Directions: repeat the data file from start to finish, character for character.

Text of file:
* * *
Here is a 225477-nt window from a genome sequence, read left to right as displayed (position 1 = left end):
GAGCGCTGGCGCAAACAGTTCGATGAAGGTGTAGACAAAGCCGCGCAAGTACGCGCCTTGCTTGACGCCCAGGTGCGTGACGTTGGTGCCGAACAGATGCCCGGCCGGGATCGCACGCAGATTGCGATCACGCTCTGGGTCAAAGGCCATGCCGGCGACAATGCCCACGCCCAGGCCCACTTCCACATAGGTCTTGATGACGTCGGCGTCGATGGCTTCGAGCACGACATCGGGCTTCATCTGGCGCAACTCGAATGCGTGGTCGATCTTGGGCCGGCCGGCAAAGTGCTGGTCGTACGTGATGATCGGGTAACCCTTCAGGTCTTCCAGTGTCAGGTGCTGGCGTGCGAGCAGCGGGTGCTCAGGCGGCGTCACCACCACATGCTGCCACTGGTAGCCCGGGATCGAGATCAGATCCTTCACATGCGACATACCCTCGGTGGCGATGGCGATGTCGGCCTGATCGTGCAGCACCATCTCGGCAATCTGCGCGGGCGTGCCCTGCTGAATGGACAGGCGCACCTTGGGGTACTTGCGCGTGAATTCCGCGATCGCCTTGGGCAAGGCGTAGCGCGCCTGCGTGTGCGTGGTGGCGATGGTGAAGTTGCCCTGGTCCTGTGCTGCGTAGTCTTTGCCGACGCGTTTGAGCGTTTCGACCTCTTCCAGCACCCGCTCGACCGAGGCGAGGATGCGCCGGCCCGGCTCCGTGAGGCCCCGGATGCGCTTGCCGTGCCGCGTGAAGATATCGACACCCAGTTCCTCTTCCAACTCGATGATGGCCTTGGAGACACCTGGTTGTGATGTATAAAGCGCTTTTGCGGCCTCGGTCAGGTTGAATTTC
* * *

Here is a 225477-nt window from a genome sequence, read left to right as displayed (position 1 = left end):
GAGCGCTGGCGCAAACAGTTCGATGAAGGTGTAGACAAAGCCGCGCAAGTACGCGCCTTGCTTGACGCCCAGGTGCGTGACGTTGGTGCCGAACAGATGCCCGGCCGGGATCGCACGCAGATTGCGATCACGCTCTGGGTCAAAGGCCATGCCGGCGACAATGCCCACGCCCAGGCCCACTTCCACATAGGTCTTGATGACGTCGGCGTCGATGGCTTCGAGCACGACATCGGGCTTCATCTGGCGCAACTCGAATGCGTGGTCGATCTTGGGCCGGCCGGCAAAGTGCTGGTCGTACGTGATGATCGGGTAACCCTTCAGGTCTTCCAGTGTCAGGTGCTGGCGTGCGAGCAGCGGGTGCTCAGGCGGCGTCACCACCACATGCTGCCACTGGTAGCCCGGGATCGAGATCAGATCCTTCACATGCGACATACCCTCGGTGGCGATGGCGATGTCGGCCTGATCGTGCAGCACCATCTCGGCAATCTGCGCGGGCGTGCCCTGCTGAATGGACAGGCGCACCTTGGGGTACTTGCGCGTGAATTCCGCGATCGCCTTGGGCAAGGCGTAGCGCGCCTGCGTGTGCGTGGTGGCGATGGTGAAGTTGCCCTGGTCCTGTGCTGCGTAGTCTTTGCCGACGCGTTTGAGCGTTTCGACCTCTTCCAGCACCCGCTCGACCGAGGCGAGGATGCGCCGGCCCGGCTCCGTGAGGCCCCGGATGCGCTTGCCGTGCCGCGTGAAGATATCGACACCCAGTTCCTCTTCCAACTCGATGATGGCCTTGGAGACACCTGGTTGTGATGTATAAAGCGCTTTTGCGGCCTCGGTCAGGTTGAATTTC